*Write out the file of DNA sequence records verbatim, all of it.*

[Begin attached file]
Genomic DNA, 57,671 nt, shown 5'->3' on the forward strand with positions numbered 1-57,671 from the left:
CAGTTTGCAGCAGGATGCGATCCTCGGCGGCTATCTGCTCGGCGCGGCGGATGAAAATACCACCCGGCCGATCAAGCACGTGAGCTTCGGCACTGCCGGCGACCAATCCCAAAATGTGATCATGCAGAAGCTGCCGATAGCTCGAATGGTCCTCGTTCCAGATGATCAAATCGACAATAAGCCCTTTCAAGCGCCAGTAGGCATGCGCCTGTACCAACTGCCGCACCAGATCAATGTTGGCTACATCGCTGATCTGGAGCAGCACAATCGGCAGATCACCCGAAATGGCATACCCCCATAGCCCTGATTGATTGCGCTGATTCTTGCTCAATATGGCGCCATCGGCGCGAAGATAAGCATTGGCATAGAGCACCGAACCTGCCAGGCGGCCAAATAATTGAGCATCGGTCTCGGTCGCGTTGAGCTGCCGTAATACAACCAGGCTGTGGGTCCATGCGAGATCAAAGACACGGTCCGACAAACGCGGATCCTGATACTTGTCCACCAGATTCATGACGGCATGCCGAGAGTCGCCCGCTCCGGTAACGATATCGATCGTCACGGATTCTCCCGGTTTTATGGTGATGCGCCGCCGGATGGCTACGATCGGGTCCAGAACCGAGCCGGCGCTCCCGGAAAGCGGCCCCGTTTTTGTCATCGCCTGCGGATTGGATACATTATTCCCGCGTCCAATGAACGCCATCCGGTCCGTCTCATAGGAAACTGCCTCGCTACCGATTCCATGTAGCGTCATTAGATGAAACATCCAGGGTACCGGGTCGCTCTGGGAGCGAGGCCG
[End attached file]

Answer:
Genomic DNA, 57,671 nt, shown 5'->3' on the forward strand with positions numbered 1-57,671 from the left:
CAGTTTGCAGCAGGATGCGATCCTCGGCGGCTATCTGCTCGGCGCGGCGGATGAAAATACCACCCGGCCGATCAAGCACGTGAGCTTCGGCACTGCCGGCGACCAATCCCAAAATGTGATCATGCAGAAGCTGCCGATAGCTCGAATGGTCCTCGTTCCAGATGATCAAATCGACAATAAGCCCTTTCAAGCGCCAGTAGGCATGCGCCTGTACCAACTGCCGCACCAGATCAATGTTGGCTACATCGCTGATCTGGAGCAGCACAATCGGCAGATCACCCGAAATGGCATACCCCCATAGCCCTGATTGATTGCGCTGATTCTTGCTCAATATGGCGCCATCGGCGCGAAGATAAGCATTGGCATAGAGCACCGAACCTGCCAGGCGGCCAAATAATTGAGCATCGGTCTCGGTCGCGTTGAGCTGCCGTAATACAACCAGGCTGTGGGTCCATGCGAGATCAAAGACACGGTCCGACAAACGCGGATCCTGATACTTGTCCACCAGATTCATGACGGCATGCCGAGAGTCGCCCGCTCCGGTAACGATATCGATCGTCACGGATTCTCCCGGTTTTATGGTGATGCGCCGCCGGATGGCTACGATCGGGTCCAGAACCGAGCCGGCGCTCCCGGAAAGCGGCCCCGTTTTTGTCATCGCCTGCGGATTGGATACATTATTCCCGCGTCCAATGAACGCCATCCGGTCCGTCTCATAGGAAACTGCCTCGCTACCGATTCCATGTAGCGTCATTAGATGAAACATCCAGGGTACCGGGTCGCTCTGGGAGCGAGGCCG